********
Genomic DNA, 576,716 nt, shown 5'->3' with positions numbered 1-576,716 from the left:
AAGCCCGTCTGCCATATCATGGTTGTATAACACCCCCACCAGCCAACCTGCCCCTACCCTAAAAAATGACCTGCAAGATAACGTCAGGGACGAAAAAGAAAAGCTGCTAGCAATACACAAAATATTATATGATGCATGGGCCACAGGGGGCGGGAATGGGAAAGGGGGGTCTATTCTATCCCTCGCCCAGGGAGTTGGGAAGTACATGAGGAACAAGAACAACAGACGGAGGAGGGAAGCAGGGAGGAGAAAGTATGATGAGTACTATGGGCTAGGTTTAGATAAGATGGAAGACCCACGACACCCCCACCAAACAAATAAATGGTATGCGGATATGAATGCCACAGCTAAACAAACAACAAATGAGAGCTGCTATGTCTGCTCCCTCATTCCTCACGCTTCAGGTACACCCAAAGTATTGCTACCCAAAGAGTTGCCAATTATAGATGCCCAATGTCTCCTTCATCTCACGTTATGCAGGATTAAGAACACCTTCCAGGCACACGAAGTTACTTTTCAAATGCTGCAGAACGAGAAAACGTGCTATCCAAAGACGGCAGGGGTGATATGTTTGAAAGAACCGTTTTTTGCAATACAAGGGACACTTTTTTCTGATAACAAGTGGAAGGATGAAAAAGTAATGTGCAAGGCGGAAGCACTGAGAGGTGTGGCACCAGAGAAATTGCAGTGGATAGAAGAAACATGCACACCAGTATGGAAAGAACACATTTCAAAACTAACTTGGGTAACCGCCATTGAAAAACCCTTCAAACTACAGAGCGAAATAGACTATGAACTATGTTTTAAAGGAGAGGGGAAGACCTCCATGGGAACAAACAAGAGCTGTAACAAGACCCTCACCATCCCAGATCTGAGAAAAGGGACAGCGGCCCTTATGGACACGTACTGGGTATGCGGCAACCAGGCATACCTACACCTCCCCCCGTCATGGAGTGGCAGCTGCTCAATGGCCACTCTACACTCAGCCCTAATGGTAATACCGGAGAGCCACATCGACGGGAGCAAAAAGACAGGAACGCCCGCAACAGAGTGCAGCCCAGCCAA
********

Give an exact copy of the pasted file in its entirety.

Genomic DNA, 576,716 nt, shown 5'->3' with positions numbered 1-576,716 from the left:
AAGCCCGTCTGCCATATCATGGTTGTATAACACCCCCACCAGCCAACCTGCCCCTACCCTAAAAAATGACCTGCAAGATAACGTCAGGGACGAAAAAGAAAAGCTGCTAGCAATACACAAAATATTATATGATGCATGGGCCACAGGGGGCGGGAATGGGAAAGGGGGGTCTATTCTATCCCTCGCCCAGGGAGTTGGGAAGTACATGAGGAACAAGAACAACAGACGGAGGAGGGAAGCAGGGAGGAGAAAGTATGATGAGTACTATGGGCTAGGTTTAGATAAGATGGAAGACCCACGACACCCCCACCAAACAAATAAATGGTATGCGGATATGAATGCCACAGCTAAACAAACAACAAATGAGAGCTGCTATGTCTGCTCCCTCATTCCTCACGCTTCAGGTACACCCAAAGTATTGCTACCCAAAGAGTTGCCAATTATAGATGCCCAATGTCTCCTTCATCTCACGTTATGCAGGATTAAGAACACCTTCCAGGCACACGAAGTTACTTTTCAAATGCTGCAGAACGAGAAAACGTGCTATCCAAAGACGGCAGGGGTGATATGTTTGAAAGAACCGTTTTTTGCAATACAAGGGACACTTTTTTCTGATAACAAGTGGAAGGATGAAAAAGTAATGTGCAAGGCGGAAGCACTGAGAGGTGTGGCACCAGAGAAATTGCAGTGGATAGAAGAAACATGCACACCAGTATGGAAAGAACACATTTCAAAACTAACTTGGGTAACCGCCATTGAAAAACCCTTCAAACTACAGAGCGAAATAGACTATGAACTATGTTTTAAAGGAGAGGGGAAGACCTCCATGGGAACAAACAAGAGCTGTAACAAGACCCTCACCATCCCAGATCTGAGAAAAGGGACAGCGGCCCTTATGGACACGTACTGGGTATGCGGCAACCAGGCATACCTACACCTCCCCCCGTCATGGAGTGGCAGCTGCTCAATGGCCACTCTACACTCAGCCCTAATGGTAATACCGGAGAGCCACATCGACGGGAGCAAAAAGACAGGAACGCCCGCAACAGAGTGCAGCCCAGCCAA